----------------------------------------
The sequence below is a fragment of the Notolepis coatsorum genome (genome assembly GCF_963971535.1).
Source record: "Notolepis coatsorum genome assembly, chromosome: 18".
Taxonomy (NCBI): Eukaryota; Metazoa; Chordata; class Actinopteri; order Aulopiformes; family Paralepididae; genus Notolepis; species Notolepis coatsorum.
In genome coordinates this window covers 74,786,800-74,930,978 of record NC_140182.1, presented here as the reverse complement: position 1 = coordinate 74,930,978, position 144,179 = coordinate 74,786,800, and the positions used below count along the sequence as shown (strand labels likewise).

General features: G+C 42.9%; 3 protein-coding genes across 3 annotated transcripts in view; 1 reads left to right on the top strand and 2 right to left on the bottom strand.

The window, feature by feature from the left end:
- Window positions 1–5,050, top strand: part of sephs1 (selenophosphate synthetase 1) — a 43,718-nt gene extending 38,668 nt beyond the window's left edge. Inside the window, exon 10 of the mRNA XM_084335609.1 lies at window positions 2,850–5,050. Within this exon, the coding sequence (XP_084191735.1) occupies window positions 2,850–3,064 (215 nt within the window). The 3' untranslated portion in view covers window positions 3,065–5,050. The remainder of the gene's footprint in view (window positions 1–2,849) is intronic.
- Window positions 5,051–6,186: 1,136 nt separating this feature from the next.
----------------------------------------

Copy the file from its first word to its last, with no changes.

The sequence below is a fragment of the Notolepis coatsorum genome (genome assembly GCF_963971535.1).
Source record: "Notolepis coatsorum genome assembly, chromosome: 18".
Taxonomy (NCBI): Eukaryota; Metazoa; Chordata; class Actinopteri; order Aulopiformes; family Paralepididae; genus Notolepis; species Notolepis coatsorum.
In genome coordinates this window covers 74,786,800-74,930,978 of record NC_140182.1, presented here as the reverse complement: position 1 = coordinate 74,930,978, position 144,179 = coordinate 74,786,800, and the positions used below count along the sequence as shown (strand labels likewise).

General features: G+C 42.9%; 3 protein-coding genes across 3 annotated transcripts in view; 1 reads left to right on the top strand and 2 right to left on the bottom strand.

The window, feature by feature from the left end:
- Window positions 1–5,050, top strand: part of sephs1 (selenophosphate synthetase 1) — a 43,718-nt gene extending 38,668 nt beyond the window's left edge. Inside the window, exon 10 of the mRNA XM_084335609.1 lies at window positions 2,850–5,050. Within this exon, the coding sequence (XP_084191735.1) occupies window positions 2,850–3,064 (215 nt within the window). The 3' untranslated portion in view covers window positions 3,065–5,050. The remainder of the gene's footprint in view (window positions 1–2,849) is intronic.
- Window positions 5,051–6,186: 1,136 nt separating this feature from the next.